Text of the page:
On the Brink

Tammy Anne Callahan-Callanan
Spare Change News

My family has lived like gypsies in Salem for many years, in that we move from place to place as employment demands. For the countless families that are low-income, being nomadic relates to not only employment, but also to financial demands: the demands of rent, affordable housing, utilities, clothing, healthcare, and food.

The Joint Center for Housing Studies of Harvard University confirms that in 2009, 61.4% of cost-burdened renters paid more than half their income for rent, with a rise of more than 4% since 2007. Just like my own family, this leaves little for necessities, making acquiring the basics of clothing, food, and transportation almost impossible; never mind recreation.

It is a world of just existing. It’s a world of stress for renters, who live not only with financial instability, but also with the worry of having to move again in order to keep their family together.

Also, it can be a stressor for landlords who constantly have to evict tenants and take financial losses for past rent owed. Landlords may also have to either appear in court themselves or pay a lawyer to work for them.

Not all landlords own multiple properties. Like most Americans, property owners are trying to stay financially afloat, too. Yet, with the cost of affordable housing declining, the demand for rental units is rising. Rental costs just keep getting higher and higher while the income of many American families is becoming lower and lower.

Professionally managed apartments have led to price gouging, although prices are typically more reasonable when it’s just a homeowner renting a unit in their home. Survey data from the JCHS depicts annual growth of rental costs in the fourth quarter of 2010 at 2.3% ahead of inflation. Rental costs need to be leveled so that fewer families will have to endure moving or eviction, and so more families will have a stationary place to call home.

Too many families are becoming homeless. Findings by the National Alliance to End Homelessness gives to us concrete proof that the family unit is becoming more and more part of the homeless population – families with children and families that are now considered the “older” Americans. It used to be just those struggling with mental illness, addictions, or other chronic issues that made up the bulk of homelessness. But now, with the recession, rising unemployment, rising energy costs, the decline of social services, government budget cuts, and home foreclosures – more and more families are now falling into homelessness.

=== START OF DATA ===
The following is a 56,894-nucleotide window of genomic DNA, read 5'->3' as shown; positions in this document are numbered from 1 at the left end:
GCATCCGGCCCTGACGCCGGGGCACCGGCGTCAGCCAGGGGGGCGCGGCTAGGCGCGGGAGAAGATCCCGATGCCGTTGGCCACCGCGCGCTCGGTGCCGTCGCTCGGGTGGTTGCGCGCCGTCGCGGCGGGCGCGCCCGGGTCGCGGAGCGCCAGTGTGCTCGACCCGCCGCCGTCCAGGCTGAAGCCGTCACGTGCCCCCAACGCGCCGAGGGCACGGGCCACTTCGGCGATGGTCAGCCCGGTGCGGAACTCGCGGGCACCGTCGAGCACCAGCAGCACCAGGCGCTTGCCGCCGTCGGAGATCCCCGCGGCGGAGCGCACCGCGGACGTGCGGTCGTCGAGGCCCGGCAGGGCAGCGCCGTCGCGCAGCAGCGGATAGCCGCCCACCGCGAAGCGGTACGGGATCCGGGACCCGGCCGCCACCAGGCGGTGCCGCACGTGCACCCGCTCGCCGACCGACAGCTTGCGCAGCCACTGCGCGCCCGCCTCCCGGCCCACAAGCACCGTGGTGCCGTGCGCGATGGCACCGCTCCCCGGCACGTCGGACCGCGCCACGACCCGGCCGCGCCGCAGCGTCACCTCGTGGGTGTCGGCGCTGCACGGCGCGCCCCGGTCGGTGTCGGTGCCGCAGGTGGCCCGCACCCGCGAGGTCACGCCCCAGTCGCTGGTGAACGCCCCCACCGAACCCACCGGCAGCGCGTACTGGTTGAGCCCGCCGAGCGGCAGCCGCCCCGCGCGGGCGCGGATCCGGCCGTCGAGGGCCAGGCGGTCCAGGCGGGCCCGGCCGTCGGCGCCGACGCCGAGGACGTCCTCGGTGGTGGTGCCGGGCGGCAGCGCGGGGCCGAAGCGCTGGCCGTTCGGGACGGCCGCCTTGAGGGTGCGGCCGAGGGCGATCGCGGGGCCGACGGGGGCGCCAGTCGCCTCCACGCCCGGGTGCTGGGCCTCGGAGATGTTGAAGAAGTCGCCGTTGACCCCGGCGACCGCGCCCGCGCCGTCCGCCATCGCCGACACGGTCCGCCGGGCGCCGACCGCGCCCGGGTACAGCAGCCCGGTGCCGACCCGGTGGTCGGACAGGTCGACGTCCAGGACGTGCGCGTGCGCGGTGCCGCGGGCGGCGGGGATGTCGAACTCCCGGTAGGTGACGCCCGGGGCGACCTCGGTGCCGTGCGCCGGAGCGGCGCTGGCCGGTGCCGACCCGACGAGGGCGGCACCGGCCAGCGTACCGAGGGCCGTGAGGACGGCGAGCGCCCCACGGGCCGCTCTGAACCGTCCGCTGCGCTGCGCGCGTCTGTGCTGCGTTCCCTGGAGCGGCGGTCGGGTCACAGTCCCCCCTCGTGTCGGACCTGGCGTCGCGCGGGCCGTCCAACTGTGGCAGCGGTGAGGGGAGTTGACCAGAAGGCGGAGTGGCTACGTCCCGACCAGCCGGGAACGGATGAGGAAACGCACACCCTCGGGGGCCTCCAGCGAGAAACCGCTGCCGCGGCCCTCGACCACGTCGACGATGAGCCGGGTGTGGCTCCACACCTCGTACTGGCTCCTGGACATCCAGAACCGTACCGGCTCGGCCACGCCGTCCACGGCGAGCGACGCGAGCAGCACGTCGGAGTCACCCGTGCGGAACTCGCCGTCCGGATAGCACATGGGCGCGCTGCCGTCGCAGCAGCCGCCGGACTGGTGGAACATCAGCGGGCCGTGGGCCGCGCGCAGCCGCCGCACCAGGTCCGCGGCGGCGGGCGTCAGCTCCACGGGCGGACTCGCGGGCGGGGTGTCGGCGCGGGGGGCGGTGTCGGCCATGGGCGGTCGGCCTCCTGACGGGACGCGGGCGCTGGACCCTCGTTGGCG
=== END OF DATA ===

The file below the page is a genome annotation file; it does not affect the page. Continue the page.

Data from several government organizations such as the US Census Bureau, the Department of Health and Human Services, and the Department of Justice verifies that there was a 4% increase in homeless families between 2008 and 2009. During this same time period, Massachusetts alone showed over 8,000 families without a place to call home.

Most of these families were members of the working poor, making an annual income in 2009 of a little over $8,000 in comparison to the average US annual income of over $56,000. For families at or below the federal poverty level, the odds are high that they will become homeless. In comparison to 1 in 200 for the general population, the working poor are more likely to experience homelessness, being 1 in 25 per the 2009 Annual Homeless Assessment to Congress.

Stress and poor health accompany the lives of many homeless families. Over time, there is potential for increases in substance abuse, stress, spousal abuse, child abuse, unhealthy eating habits, lack of healthcare, lack of education, low self-esteem, mental instability, crime and divorce. Family pets are left as strays and abandoned. The ideals of the American family unit are abandoned by this population, out of the necessity to survive and fight each day to make ends meet. Hence, living on the brink.

The brink of homelessness is an abyss that I personally would not wish upon myself, my own adult children, or any family. Especially families that try to live the American way by working, like our elderly did, to support their families. It is an abyss that I have been trying to overcome as an adult and it is an abyss that I witnessed, as my own mother tried to overcome it by sometimes working two or three jobs to support our family.

My mother always worried so much about paying the rent, and so many other things, that I saw her inner strength being worn down over the years. American families especially need to retain their inner strength during these hard economic times. Most importantly, we need to retain the family units that our government and our society need for our present and for our future.

People should not have to be nomads in order to offer their skills and their trade within our modern society.

Tammy Anne Callahan-Callanan lives in Salem.






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